When will I learn, oh, when will I learn that if I assign really long novels, criticism, and theory in a seminar that I have to (re)read them along with the students?
I am now officially convinced that reading on a screen has destroyed my reading concentration for reading books on paper, which is really sad, since I'd rather read on paper.
It's more than the interwebz destroying concentration, though. I don't need glasses for the screen but do need them for reading on paper. I can read endlessly on the screen, but my eyes tear up and get blurry after more than an hour reading on paper. This is not optimal, to say the least.
But then you go to class, and you get to talk to students about the reading, and they say things that are insightful about the work or that reveal something about their thought processes, and it's fun. There, I said it. It's fun to teach even though we're supposed to prioritize other things.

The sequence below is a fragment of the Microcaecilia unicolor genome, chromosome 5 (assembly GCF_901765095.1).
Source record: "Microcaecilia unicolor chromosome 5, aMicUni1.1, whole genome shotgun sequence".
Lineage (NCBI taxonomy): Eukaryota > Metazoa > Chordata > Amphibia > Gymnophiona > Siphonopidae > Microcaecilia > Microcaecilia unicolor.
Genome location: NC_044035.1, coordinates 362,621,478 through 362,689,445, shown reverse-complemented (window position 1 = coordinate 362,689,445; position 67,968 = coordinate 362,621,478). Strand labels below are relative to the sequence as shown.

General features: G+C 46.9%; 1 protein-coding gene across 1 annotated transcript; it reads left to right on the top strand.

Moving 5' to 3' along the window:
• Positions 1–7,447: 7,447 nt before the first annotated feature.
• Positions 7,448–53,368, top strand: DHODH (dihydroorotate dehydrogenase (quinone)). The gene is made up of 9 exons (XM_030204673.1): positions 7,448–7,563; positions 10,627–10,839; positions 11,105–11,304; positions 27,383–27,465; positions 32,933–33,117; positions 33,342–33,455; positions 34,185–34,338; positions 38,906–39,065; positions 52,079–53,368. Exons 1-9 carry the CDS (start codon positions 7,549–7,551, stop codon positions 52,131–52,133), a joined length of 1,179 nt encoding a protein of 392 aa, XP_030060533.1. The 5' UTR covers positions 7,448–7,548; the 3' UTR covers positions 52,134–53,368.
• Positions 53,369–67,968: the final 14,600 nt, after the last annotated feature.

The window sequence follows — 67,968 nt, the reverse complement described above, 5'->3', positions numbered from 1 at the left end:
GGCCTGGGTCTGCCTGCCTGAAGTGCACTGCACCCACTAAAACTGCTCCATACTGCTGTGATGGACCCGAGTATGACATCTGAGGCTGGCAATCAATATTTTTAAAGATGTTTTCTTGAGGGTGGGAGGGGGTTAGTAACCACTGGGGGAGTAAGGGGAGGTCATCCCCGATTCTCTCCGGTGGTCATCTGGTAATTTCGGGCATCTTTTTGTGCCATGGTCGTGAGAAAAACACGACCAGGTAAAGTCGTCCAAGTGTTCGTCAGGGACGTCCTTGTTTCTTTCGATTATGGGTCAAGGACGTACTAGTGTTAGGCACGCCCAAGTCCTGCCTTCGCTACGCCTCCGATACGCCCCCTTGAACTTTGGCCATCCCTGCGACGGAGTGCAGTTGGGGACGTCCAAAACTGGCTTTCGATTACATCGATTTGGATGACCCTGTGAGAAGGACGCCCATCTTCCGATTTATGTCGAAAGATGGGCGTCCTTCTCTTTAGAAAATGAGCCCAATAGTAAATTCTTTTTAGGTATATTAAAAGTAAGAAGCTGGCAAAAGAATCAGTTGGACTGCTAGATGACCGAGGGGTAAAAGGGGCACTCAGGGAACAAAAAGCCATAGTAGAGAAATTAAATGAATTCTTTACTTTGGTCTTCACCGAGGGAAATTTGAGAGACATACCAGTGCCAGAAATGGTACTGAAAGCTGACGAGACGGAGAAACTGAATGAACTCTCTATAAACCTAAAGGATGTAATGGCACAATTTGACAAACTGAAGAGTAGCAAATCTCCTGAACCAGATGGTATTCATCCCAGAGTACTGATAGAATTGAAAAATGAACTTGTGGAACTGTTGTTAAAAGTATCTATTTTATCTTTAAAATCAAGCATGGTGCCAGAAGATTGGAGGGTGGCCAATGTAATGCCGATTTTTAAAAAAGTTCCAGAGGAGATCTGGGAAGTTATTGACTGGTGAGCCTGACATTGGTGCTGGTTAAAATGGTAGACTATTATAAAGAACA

The writing has been disrupted because of running back and forth to campus so much for meetings. I've been trying to do more of my own writing in the office by sitting at a table, which signals writing, instead of at the desk, which I associate with class work, email, and other tasks. The other day, I left the office entirely and went to a table in the library.
Melissa Dennihy's essay "How to Get Writing Done" at Inside Higher Ed suggests holding fast to a research day, which probably is essential for new assistant professors but might be difficult for associates and others who have a lot of committees.
On the other hand, I've had several meeting requests lately that were the kind I associate with when my kids were toddlers and I used the psychology of the forced choice: maybe they don't want to get dressed at all after their bath and you ask them whether they want the blue or the red pajamas. "Which of these two times [when I'm not available but the person requesting the meeting is] would you like to meet, Undine?" "Neither, but how about this time, when I am?"